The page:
Last edited by Cooper; 07-26-2019 at 01:57 PM.
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  #2  
Old 07-26-2019, 04:13 PM
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I'm sure you did everything you could and possibly more than others were willing to. At the end of the day, D is an individual who has to decide for himself if he is willing overcome his own challenges.
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Old 07-26-2019, 04:42 PM
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Quote:
Quoth TheWolfEmperor View Post
I'm sure you did everything you could and possibly more than others were willing to. At the end of the day, D is an individual who has to decide for himself if he is willing overcome his own challenges.
Yes, and it paid off. It was frustrating that he got pulled from the school just as he and I had a breakthrough, but I'm not a miracle worker. I pulled off like, three of them, but not this.

D has a major, major anger issue. The teachers never really saw it aimed at us, he was smarter than that. But I knew he got into fights a lot, and one time a student showed me a video of him attacking another student. D got up from behind, leapt onto said student, and clung to the student's back before pummeling him.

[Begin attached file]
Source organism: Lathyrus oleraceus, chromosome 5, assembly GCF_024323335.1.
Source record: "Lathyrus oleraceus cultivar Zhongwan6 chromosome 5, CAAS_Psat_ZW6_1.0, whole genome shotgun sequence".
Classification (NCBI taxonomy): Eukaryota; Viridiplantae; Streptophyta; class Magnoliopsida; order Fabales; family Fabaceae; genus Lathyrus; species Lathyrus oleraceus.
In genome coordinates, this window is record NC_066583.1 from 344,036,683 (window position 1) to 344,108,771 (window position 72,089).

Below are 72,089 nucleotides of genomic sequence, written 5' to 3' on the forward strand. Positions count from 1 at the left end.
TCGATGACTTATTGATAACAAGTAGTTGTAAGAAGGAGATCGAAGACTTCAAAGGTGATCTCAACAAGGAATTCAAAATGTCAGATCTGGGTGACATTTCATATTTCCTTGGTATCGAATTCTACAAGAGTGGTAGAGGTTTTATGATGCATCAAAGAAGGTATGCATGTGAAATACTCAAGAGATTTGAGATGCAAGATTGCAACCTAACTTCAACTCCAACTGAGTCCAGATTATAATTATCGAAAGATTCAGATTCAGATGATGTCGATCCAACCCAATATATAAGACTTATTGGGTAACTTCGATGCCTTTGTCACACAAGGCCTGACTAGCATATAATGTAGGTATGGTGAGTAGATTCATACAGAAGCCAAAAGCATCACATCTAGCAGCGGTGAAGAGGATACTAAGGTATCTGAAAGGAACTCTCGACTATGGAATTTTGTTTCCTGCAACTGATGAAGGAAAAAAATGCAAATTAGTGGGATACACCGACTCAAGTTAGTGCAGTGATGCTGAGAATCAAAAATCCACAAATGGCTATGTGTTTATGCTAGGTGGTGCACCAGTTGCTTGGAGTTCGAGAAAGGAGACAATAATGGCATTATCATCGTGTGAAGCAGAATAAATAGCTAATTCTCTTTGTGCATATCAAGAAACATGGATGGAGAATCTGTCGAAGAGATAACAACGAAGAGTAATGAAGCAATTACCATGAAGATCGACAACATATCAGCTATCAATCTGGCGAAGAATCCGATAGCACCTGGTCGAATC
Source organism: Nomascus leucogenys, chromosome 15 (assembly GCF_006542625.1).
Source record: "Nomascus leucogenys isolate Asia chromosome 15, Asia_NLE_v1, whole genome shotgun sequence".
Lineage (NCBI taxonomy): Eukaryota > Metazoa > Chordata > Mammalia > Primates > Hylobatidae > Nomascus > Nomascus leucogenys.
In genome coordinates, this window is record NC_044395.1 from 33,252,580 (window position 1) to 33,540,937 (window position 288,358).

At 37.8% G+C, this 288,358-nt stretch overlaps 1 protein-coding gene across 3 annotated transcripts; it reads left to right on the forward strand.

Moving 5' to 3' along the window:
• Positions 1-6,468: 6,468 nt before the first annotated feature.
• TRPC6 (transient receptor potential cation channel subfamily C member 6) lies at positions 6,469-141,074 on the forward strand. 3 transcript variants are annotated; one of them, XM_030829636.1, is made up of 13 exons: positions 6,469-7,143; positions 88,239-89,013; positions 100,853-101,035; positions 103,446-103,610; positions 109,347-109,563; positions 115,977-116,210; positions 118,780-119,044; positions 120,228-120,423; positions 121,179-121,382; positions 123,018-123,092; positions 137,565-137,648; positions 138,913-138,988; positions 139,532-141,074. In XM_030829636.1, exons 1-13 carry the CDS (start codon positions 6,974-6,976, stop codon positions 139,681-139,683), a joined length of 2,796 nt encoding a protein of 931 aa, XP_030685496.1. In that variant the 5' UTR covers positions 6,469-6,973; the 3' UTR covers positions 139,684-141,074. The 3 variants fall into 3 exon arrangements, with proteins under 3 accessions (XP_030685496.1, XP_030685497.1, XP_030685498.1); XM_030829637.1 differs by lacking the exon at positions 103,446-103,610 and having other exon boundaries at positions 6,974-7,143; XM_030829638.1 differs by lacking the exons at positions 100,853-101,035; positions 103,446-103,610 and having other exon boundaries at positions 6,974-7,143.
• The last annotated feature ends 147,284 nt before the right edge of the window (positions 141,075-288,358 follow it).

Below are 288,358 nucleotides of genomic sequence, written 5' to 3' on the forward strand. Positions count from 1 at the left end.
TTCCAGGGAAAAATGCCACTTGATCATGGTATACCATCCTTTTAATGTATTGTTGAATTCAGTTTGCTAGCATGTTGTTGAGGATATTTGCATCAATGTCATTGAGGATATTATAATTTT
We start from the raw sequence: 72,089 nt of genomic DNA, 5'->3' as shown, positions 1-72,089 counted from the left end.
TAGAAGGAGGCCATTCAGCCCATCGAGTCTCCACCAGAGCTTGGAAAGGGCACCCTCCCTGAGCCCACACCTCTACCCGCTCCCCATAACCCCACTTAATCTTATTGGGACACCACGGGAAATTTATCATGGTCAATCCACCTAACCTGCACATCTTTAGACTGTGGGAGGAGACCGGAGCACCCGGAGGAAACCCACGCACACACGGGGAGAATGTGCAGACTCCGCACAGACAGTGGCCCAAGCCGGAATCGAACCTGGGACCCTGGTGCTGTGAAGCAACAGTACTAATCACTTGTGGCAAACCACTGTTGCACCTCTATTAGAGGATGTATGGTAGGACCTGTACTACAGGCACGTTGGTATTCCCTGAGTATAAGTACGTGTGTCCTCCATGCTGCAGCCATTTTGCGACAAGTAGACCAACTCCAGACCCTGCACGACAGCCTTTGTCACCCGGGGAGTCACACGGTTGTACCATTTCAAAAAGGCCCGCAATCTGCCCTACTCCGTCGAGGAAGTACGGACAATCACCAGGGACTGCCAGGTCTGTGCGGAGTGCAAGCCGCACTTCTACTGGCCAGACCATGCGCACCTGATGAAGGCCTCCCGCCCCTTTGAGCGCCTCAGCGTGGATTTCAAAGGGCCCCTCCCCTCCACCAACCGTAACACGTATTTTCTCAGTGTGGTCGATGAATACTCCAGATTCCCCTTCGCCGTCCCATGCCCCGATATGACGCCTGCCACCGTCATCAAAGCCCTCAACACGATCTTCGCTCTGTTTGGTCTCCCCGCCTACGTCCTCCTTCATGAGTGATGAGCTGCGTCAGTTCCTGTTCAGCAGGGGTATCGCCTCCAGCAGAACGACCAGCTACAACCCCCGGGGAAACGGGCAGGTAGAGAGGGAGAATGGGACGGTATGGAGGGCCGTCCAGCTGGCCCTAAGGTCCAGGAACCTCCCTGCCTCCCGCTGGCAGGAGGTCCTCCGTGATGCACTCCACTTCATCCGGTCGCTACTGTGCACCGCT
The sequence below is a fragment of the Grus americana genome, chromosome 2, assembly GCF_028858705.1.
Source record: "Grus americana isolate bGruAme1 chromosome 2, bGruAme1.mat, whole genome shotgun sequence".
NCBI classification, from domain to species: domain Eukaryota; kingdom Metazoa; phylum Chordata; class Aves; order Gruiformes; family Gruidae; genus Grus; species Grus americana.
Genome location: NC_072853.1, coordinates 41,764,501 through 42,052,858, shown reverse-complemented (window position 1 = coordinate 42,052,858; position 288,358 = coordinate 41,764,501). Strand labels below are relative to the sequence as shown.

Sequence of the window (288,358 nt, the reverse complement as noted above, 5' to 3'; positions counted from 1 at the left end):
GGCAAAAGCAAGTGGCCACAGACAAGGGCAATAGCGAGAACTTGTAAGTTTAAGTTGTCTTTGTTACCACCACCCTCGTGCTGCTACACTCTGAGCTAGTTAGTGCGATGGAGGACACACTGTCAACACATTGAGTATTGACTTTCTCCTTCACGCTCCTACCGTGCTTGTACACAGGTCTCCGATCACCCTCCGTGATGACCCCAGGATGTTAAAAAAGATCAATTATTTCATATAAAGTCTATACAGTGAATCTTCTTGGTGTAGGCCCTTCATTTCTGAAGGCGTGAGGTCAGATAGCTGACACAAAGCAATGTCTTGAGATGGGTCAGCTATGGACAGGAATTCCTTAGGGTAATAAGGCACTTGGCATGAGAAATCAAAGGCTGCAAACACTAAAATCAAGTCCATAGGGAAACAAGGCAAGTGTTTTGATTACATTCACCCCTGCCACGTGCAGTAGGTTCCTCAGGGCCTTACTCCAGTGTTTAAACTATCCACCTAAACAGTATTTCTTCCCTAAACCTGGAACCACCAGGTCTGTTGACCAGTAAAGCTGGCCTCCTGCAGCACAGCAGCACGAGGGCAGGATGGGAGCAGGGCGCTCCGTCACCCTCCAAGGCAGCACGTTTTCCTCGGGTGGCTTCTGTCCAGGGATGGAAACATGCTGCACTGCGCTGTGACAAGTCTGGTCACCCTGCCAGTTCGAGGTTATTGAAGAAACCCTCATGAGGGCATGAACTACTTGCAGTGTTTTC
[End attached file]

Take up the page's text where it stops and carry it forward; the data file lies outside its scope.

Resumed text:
D needs therapy, badly, is my point.

I don't feel guilty for how things went down, and count him as a success. I did what I could and he seems to have moved forward.

Last edited by Cooper; 07-26-2019 at 04:45 PM.
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Old 07-26-2019, 05:25 PM
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Heh. I had real anger issues in primary school. Like, first grade primary school. Probably because my parents' marriage was falling apart, and there was lots of anger at home.

I did go to therapy, though I didn't really have a clue what it was. Just some adult I talked to one-on-one. He tried to redirect me into other activities; I remember a "collect the shortest pencil" game at one point.

Unfortunately I wound up supressing the anger instead of dealing with it, and it later turned into clinical depression. Which makes life "fun" in all kinds of ways, lemme tell ya...
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Old 08-02-2019, 06:32 AM
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My father spent a few years teaching English in high schools in the midwest right after college. (He left one school for a better job at another one, then left that to work the Linen Department at Marshall Field's because that paid better, then got an offer to be an Associate Professor which paid better still.)

So there is this one kid in his class who ... his family was comparatively powerful, and it seemed for years teachers had been passing him rather than deal with the consequences of not passing him. Dad decides to take him on as a special project.
So when everybody is supposed to be writing a book report on A Tale Of Two Cities (or whatever), Dad helps this guy find a book that is at his reading level and has him write a report on that.
The opening sentence of that book report became a shorthand between my parents to describe a student so far out of their depth it was sad.
The book had been about a dog named Lady, and the report began, "Lady, she dog."